At K 2004, Krauss-Maffei Kunststofftechnik GmbH will introduce its CX press, a two-platen machine that replaces the C series, and will show its larger, two-platen MX line - as both lines boast shorter cycle times and other features.
The Munich-based company will show technology in its three segments: injection molding machines, extruders and polyurethane processing equipment. Since acquiring Neureder AG in 2002, KM also brings in-house automation to the table.
KM will show an example of its cross-processing abilities, when it turns out the cover of a seat-belt lock. The company will injection mold a preform from a thermoplastic, then in another step, will encapsulate the part in PU. The PU gives the part excellent surface qualities that cannot be achieved with thermoplastic elastomers, according to the firm.
A Krauss-Maffei robot will remove the seat-belt covers and stack them into containers.
Josef MÃ¤rtl, chairman of the Krauss-Maffei managing board, said the main focus is KM's ``ability to implement customer-specific requirements precisely, successfully and very rapidly.'' He said partnerships among processors, machine makers, resin suppliers and mold makers will become more important in the future, as products become more complex and customers more demanding.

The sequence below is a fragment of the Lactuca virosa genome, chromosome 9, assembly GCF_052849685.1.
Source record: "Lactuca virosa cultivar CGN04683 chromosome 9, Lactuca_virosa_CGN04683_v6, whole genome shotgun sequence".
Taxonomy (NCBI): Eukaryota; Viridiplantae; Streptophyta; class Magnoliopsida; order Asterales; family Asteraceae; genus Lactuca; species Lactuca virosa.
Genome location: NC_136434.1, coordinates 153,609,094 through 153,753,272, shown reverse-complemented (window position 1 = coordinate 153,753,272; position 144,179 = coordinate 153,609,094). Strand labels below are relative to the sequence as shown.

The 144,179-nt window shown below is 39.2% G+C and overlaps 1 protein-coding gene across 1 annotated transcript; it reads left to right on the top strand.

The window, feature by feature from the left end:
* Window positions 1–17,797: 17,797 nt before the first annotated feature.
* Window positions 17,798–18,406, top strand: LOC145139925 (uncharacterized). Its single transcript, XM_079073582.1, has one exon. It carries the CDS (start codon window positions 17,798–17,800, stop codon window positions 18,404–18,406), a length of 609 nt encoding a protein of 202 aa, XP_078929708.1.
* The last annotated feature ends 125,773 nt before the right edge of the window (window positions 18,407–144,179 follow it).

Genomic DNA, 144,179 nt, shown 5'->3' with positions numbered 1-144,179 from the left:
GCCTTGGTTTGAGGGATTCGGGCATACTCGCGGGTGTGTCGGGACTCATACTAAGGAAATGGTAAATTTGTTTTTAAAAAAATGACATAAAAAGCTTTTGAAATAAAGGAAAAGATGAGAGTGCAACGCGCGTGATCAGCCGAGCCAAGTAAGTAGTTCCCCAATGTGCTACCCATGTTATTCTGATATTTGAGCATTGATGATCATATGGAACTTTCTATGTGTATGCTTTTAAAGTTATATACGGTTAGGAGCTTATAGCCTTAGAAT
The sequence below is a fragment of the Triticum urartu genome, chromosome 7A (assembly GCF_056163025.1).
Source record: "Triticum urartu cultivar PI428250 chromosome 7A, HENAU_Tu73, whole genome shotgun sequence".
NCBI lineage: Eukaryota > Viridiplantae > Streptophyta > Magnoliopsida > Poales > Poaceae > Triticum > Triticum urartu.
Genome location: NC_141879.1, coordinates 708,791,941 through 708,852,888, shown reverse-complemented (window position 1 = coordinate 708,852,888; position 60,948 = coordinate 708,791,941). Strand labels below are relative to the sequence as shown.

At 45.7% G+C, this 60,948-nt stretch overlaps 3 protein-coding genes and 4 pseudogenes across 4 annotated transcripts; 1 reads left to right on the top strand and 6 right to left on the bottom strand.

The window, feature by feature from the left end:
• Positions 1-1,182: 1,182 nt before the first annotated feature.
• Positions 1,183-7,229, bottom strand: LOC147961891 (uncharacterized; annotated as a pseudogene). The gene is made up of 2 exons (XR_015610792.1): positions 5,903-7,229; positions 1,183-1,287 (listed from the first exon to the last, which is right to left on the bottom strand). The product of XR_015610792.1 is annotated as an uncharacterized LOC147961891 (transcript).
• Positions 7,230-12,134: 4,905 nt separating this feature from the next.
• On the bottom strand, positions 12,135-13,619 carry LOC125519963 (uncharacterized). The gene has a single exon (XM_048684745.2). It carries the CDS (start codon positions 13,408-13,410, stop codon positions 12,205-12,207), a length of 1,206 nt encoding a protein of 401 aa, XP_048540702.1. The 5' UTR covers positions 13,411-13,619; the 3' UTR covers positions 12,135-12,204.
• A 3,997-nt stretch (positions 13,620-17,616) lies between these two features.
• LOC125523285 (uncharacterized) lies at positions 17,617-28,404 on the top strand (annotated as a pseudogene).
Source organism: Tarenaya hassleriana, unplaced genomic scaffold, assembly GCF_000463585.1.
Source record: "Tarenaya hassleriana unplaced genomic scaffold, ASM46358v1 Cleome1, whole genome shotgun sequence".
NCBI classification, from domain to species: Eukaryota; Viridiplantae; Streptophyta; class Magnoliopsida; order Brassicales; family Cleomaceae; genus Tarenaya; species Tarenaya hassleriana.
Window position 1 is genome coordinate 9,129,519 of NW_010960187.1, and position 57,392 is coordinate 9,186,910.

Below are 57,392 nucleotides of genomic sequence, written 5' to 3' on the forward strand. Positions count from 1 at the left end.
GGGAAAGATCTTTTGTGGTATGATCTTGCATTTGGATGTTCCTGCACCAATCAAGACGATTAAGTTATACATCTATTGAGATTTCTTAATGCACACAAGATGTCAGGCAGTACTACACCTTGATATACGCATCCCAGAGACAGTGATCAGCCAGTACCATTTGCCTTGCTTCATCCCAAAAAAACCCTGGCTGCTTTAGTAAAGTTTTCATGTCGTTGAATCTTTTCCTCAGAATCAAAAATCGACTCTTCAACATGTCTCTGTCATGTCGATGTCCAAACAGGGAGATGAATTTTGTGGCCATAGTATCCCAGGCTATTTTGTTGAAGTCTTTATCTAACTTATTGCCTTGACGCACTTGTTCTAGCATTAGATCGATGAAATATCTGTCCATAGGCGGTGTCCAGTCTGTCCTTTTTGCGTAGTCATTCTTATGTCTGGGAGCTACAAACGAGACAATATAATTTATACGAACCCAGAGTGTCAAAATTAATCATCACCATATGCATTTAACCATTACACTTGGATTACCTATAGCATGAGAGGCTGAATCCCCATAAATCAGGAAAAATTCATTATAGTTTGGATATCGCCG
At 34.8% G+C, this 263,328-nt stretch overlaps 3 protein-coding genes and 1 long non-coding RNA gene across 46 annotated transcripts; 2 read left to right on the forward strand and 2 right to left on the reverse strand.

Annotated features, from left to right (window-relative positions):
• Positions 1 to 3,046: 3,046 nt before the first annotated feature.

Processors will try to integrate more and more steps in the process to save costs, time and effort, through technologies such as multicomponent molding, he said. K show visitors can see two examples of KM's add-on injection units that turn a standard injection press into a two-shot machine. KM will show the two injection units in an L configuration, with the second unit opposite the operator station.
At its K stand, mold maker Machines Boucherie NV of Izegem, Belgium, will mold pistons for syringes on a KM80-160 CX press, with the second injection unit coming down vertically on the fixed platen.
The bolt-on injection units have their own hydraulic power packs and a controller that is tied into the injection press via its own interface.
KM also will show:
* Three of the new CX series of injection presses, in clamping forces of 38, 88 and 176 tons. KM said it has developed a new, high-performance hydraulic system that cuts cycle time. The CX also boasts a bigger platen size and more distance between tie bars than the old C line, so the CX can handle larger molds more easily.